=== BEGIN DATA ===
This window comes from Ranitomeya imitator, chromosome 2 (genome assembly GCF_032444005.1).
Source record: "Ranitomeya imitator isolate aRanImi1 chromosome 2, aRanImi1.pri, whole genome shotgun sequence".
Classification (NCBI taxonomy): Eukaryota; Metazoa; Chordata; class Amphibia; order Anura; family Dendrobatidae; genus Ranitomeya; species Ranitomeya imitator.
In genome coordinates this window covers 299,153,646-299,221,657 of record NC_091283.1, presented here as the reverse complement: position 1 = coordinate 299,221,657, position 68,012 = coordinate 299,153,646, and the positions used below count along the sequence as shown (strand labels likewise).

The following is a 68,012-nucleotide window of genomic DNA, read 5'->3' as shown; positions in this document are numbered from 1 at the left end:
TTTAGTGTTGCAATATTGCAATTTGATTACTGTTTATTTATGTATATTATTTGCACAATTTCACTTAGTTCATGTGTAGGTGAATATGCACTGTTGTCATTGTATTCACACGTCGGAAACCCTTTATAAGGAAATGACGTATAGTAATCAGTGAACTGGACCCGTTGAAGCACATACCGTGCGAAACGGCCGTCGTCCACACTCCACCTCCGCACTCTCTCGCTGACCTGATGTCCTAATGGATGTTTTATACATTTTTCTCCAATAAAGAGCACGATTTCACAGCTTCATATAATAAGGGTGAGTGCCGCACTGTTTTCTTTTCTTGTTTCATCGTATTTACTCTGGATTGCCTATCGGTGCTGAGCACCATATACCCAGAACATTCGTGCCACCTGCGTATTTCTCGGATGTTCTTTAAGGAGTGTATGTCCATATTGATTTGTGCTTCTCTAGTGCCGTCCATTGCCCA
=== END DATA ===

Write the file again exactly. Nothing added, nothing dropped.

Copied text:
This window comes from Ranitomeya imitator, chromosome 2 (genome assembly GCF_032444005.1).
Source record: "Ranitomeya imitator isolate aRanImi1 chromosome 2, aRanImi1.pri, whole genome shotgun sequence".
Classification (NCBI taxonomy): Eukaryota; Metazoa; Chordata; class Amphibia; order Anura; family Dendrobatidae; genus Ranitomeya; species Ranitomeya imitator.
In genome coordinates this window covers 299,153,646-299,221,657 of record NC_091283.1, presented here as the reverse complement: position 1 = coordinate 299,221,657, position 68,012 = coordinate 299,153,646, and the positions used below count along the sequence as shown (strand labels likewise).

The following is a 68,012-nucleotide window of genomic DNA, read 5'->3' as shown; positions in this document are numbered from 1 at the left end:
TTTAGTGTTGCAATATTGCAATTTGATTACTGTTTATTTATGTATATTATTTGCACAATTTCACTTAGTTCATGTGTAGGTGAATATGCACTGTTGTCATTGTATTCACACGTCGGAAACCCTTTATAAGGAAATGACGTATAGTAATCAGTGAACTGGACCCGTTGAAGCACATACCGTGCGAAACGGCCGTCGTCCACACTCCACCTCCGCACTCTCTCGCTGACCTGATGTCCTAATGGATGTTTTATACATTTTTCTCCAATAAAGAGCACGATTTCACAGCTTCATATAATAAGGGTGAGTGCCGCACTGTTTTCTTTTCTTGTTTCATCGTATTTACTCTGGATTGCCTATCGGTGCTGAGCACCATATACCCAGAACATTCGTGCCACCTGCGTATTTCTCGGATGTTCTTTAAGGAGTGTATGTCCATATTGATTTGTGCTTCTCTAGTGCCGTCCATTGCCCA